Sunday, January 22, 2012

Two Miter Shooting Boards, part 2

(Go back to part 1)

Second version of the miter shooting board, per Paul Sellers' article.

Paul Sellers did a blog post on his shooting board that provided some additional information. It also turns out he had a very nice article on the subject in the December, 2006 issue of Popular Woodworking, along with a PDF containing expanded information available for download from the magazine's website.

When I saw the PDF, I realized I had seen it before, but had lost track of it. I dug out my copy of the magazine and made another shooting board according to the article. I used poplar for this one, which is a little harder to work than the pine. The tapered wedges for the stops kept slipping in my vise when I was forming them with the chisel.

This version maintains the same orientation of the miter wedges as the last one I made, since that's what Paul described in his article. While that differs from what I've seen in other books, it's simply a different design. It also has two 90 degree shooting positions, so it requires one wedge cut at 45 on the end and one at 90. You move a wedge to the matching recess to shoot the opposite angle.

One challenge is that it's tricky to get identical recesses for the wedges. It's easy enough to just make four separate wedges. The reason for the tapered stops in the first place is to allow them to be trimmed as they get chewed up over time. Then just take a swipe off the taper with a plane and tap them back into place. The recesses on the shooting board need to be cut precisely, so it's worth trying a couple for practice. Even with a perfectly made board, you still have to be careful handling the plane.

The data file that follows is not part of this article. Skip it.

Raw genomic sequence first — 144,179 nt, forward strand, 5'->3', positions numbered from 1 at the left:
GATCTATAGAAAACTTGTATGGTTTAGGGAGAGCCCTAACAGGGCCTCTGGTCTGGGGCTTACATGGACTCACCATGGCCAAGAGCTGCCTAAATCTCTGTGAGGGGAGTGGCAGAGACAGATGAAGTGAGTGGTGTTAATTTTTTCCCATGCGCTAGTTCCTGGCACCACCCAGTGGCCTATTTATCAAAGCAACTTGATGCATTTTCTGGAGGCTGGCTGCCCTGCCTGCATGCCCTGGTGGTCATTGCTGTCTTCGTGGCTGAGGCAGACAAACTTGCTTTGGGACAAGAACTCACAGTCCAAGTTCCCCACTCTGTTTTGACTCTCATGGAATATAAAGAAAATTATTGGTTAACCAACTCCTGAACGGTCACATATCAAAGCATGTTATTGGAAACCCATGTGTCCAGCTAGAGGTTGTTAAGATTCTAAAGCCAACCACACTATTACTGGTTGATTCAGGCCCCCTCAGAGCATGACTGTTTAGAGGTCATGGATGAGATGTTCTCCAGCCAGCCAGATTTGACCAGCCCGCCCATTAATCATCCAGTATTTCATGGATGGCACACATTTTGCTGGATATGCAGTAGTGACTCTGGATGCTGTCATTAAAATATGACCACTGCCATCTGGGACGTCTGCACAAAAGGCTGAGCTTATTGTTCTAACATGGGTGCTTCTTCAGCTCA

Once again, I've made a sped-up video so you can see the process without falling asleep.


  1. Heck, that is my normal sawing speed! Great video.

  2. Steve, doesn't it drive you crazy to have those angled wedges moving in your vise when chiseling them out? Any reason that happens?

  3. Superb video, Steve. Love the speeded-up sounds of the tools, too - my wife thought I was watching a natural history film with woodpeckers and gnawing rodents!

  4. When I first put the other video together and tried out the fast-forward on a couple parts, it really cracked me up, so I decided to do the whole thing that way! I think the end result makes for an effective and entertaining way to cover a longer process.

    Shaun, I didn't have the vise cranked tight enough. Since the poplar is a harder wood than the pine I used before, I had to hit the chisel harder with the mallet, making the piece move. Many people line their vise chop with leather or sandpaper for exactly that reason, to improve the grip. Some people use non-skid shelf liner, which is what Paul Sellers does (he just wraps it loosely around the piece in the vise). I also could have put the pieces on the benchtop, between the planing stop and my Veritas Wonder Dog.

    It was a bit of a nuisance, but I tend to work with a minimum of clamping for speed, so I'm used to things moving a bit. Just knock them back in place or tighten things down and keep working.


Note: Only a member of this blog may post a comment.